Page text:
Broadway’s Best Dance Numbers
July 2, 2013 3 Comments
Jerry Mitchell, now a Tony-winning choreographer (most recently for “Kinky Boots”), remembers dancing naked on a drum in “The Indian of the Dawn” number in “Will Rogers Follies” as “epic” — and he’s not alone.
“People still talk about it,” says Robert Carreon. “It’s not only legendary, it was the inspiration for the first Broadway Bares fundraiser..”
Carreon was one of some two dozen theatergoers to enter a contest by answering the question:
What single dance number was the best you ever saw on Broadway?
The winner of the contest, chosen at random at Random.org, is Natalie Chernifcoff. Here are some of their selections, with (not always perfectly matching) videos, and comments from the recommenders:
Anything Goes from Anything Goes. Choreographed by Kathleen Marshall
Electricity from Billy Elliot. Choreographed by Peter Darling
Monica: Not only was the young boy’s ballet/modern dancing absolutely brilliant and thrilling, but it was filled with emotion and passion. He was able to convey his feelings and story through this dance number at the school in front of his father, and I was moved and excited.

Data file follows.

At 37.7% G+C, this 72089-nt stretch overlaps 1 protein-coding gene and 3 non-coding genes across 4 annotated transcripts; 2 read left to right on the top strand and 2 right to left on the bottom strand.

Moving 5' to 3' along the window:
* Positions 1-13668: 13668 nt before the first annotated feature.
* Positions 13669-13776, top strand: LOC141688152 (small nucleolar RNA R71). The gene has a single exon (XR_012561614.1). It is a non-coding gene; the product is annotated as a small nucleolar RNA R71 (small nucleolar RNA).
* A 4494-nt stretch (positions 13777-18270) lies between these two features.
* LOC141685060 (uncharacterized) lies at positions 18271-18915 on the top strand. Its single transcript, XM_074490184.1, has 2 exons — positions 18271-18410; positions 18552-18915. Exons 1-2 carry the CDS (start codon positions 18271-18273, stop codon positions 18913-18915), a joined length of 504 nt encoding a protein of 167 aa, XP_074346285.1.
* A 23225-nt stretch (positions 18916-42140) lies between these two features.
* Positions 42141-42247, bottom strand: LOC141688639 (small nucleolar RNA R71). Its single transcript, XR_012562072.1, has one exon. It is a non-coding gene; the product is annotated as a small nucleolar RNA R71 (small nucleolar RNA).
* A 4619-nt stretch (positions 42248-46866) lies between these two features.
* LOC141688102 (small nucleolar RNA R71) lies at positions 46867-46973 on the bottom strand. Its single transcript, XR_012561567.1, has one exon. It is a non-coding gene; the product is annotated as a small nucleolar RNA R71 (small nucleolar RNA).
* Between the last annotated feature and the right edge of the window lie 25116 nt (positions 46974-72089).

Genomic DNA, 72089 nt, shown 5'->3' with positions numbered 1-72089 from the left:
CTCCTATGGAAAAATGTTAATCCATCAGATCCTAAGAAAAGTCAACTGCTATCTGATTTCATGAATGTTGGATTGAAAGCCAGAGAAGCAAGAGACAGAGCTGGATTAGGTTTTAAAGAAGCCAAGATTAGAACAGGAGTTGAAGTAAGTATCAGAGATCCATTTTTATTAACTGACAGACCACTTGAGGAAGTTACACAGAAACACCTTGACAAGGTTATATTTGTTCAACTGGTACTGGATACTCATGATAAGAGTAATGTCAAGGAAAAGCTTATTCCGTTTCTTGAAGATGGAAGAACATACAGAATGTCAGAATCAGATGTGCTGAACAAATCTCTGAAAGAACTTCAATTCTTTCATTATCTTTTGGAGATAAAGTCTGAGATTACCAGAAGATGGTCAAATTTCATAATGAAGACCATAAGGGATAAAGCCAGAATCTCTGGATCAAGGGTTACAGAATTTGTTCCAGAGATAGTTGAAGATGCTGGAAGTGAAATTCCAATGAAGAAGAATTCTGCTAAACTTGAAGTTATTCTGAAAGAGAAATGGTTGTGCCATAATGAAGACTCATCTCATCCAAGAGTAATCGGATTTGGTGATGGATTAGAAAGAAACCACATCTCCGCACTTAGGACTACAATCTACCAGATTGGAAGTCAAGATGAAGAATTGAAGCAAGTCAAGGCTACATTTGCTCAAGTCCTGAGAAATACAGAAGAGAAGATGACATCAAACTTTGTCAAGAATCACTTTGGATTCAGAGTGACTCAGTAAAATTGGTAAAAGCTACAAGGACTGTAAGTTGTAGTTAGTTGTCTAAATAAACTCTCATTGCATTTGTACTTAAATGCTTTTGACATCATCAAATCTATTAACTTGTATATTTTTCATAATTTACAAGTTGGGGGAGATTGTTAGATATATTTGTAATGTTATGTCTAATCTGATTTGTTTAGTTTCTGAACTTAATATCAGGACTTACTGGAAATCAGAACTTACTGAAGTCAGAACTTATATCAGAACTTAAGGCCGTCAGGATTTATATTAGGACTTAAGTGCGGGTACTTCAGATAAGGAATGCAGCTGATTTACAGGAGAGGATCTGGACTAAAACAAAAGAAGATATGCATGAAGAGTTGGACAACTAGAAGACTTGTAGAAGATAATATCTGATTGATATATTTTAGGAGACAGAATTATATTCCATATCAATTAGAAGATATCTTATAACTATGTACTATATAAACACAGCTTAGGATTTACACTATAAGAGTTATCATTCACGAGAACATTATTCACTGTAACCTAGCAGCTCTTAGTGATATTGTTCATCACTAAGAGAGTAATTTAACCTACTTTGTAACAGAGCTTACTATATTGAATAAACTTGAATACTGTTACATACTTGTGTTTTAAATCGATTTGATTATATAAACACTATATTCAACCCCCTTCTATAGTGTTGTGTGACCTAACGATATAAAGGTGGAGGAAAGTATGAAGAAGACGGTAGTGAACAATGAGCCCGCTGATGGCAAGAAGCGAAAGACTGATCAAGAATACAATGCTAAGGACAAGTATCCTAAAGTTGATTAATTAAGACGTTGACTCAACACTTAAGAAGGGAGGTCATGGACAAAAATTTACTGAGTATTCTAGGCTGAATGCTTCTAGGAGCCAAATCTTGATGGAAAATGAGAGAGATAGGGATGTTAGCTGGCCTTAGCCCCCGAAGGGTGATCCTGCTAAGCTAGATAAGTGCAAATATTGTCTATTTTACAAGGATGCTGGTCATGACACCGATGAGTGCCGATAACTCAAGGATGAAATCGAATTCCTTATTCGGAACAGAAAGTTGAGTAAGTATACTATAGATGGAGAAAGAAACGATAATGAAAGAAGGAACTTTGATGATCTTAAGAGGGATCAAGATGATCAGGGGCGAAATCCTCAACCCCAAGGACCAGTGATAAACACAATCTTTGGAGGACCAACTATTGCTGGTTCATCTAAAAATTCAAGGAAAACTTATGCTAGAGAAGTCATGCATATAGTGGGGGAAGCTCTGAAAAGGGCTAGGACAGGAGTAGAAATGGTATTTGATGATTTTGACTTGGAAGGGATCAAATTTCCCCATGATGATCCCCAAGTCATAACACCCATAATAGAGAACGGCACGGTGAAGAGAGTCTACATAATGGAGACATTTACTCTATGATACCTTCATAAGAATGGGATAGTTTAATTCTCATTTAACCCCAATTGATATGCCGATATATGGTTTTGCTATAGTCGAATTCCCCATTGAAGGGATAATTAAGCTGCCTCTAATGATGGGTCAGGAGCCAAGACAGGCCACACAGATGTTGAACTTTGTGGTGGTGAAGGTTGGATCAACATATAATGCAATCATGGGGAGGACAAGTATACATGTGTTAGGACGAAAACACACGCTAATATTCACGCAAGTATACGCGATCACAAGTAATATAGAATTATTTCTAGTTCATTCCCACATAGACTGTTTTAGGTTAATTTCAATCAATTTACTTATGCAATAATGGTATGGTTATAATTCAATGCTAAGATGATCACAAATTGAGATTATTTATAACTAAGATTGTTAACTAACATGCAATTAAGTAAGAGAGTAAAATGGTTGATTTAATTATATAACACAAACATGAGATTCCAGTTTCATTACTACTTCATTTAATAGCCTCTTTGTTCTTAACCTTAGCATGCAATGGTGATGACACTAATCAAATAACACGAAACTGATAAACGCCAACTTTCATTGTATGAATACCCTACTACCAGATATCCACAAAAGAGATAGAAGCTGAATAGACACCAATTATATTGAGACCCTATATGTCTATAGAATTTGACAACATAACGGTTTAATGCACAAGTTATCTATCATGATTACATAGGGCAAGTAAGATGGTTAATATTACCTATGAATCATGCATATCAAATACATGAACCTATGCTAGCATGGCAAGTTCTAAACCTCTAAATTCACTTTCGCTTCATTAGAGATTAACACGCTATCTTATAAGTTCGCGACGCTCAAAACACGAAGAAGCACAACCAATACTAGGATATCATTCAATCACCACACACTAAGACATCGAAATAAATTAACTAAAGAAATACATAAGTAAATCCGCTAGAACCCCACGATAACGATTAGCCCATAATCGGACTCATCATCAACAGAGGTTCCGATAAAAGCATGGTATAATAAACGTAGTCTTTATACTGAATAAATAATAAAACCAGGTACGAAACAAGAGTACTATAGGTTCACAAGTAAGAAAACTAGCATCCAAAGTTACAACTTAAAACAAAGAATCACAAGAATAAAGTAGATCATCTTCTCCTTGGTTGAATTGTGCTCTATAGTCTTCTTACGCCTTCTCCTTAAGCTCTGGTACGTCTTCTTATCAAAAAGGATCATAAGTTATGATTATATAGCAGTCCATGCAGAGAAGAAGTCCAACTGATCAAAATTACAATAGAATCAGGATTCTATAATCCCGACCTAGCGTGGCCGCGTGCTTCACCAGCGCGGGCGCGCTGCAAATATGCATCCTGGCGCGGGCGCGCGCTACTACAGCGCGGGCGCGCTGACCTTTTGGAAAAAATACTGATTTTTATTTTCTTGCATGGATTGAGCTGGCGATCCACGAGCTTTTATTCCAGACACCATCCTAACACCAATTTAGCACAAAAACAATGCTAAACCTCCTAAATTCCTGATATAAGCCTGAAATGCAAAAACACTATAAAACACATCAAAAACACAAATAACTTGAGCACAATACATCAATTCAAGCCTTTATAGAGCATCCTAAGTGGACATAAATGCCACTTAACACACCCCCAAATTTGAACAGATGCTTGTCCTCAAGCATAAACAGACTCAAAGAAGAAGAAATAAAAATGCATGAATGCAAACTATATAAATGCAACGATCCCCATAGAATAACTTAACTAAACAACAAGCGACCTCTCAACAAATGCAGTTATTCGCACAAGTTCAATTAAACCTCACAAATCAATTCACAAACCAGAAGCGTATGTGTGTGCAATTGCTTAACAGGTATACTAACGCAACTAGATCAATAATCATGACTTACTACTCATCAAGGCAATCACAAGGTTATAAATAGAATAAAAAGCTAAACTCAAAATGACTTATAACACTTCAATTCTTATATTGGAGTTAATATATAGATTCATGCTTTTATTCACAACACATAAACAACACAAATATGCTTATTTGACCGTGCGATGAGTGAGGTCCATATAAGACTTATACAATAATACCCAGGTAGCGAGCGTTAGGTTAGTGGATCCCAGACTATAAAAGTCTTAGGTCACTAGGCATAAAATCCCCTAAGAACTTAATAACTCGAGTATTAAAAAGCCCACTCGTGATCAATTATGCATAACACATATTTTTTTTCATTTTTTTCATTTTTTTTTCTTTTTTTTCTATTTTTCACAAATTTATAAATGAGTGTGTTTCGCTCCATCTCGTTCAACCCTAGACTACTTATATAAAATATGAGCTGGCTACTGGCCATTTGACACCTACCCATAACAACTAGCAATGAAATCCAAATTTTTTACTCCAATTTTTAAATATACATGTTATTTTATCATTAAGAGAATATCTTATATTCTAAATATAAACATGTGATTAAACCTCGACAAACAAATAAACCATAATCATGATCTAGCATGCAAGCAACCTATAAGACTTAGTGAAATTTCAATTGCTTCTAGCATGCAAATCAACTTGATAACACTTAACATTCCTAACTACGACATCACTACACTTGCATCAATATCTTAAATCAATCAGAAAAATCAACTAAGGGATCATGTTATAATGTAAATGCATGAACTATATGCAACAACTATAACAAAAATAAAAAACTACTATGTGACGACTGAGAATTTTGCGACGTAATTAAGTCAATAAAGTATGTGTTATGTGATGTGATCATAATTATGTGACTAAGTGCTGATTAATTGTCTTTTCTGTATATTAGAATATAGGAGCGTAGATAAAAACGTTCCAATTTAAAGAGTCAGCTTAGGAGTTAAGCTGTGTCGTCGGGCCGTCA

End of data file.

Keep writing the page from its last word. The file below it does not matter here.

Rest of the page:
You’ll Shoot Your Eye Out from A Christmas Story. Choreographed by Warren Carlyle;
William Recce: It is one of the best dance numbers produced on the Broadway stage in years. I was close to tears when the talent of the little tap dancing boy burst onto the stage and into the song. It is heart stopping
Seize The Day from Newsies (start at 3:53). Choreographed by Chris Gatelli
Turn It Off from The Book of Mormon. Choreographed by Casey Nicholaw
Lindsay: Unexpected and fantastic
(video no longer available)
The Bitch of Living from Spring Awakening. Choreographed by Bill T. Jones
Lynda Crawford: defiant, energized, acrobatic, playful
Brotherhood of Man from How to Succeed in Business Without Really Trying. Choreographed by Rob Ashford.
Mary Bridget Rooney:Each kick, jump, arm toss were so sharp and in sync it’s perfection. When all the businessmen get in the big group at the end it’s amazing. It was the first dance number that ever brought tears to my eyes
Manson Trio from Pippin. Choreographed by Bob Fosse
Ellen: I saw the original “Pippin” and was mesmerized by the Manson Trio number. It was my first Fosse experience (and I was too young to even know who he was then) and watching Ben Vereen in person was just amazing. I had never seen such precise moves like that before and it gave me an appreciation for choreography that no other musical had done before.
42nd Street from 42nd Street. Choreographed by Randy Skinner
Brad Buchholtz: Tapping is still one of the great things on Broadway, and when you see a large group moving smoothly and in sync, nothing is better
“Drawing Calmness”:… it made me want to be up on stage with the dancers even though I have two left feet
Step in Time from Mary Poppins. Choreographed by Matthew Bourne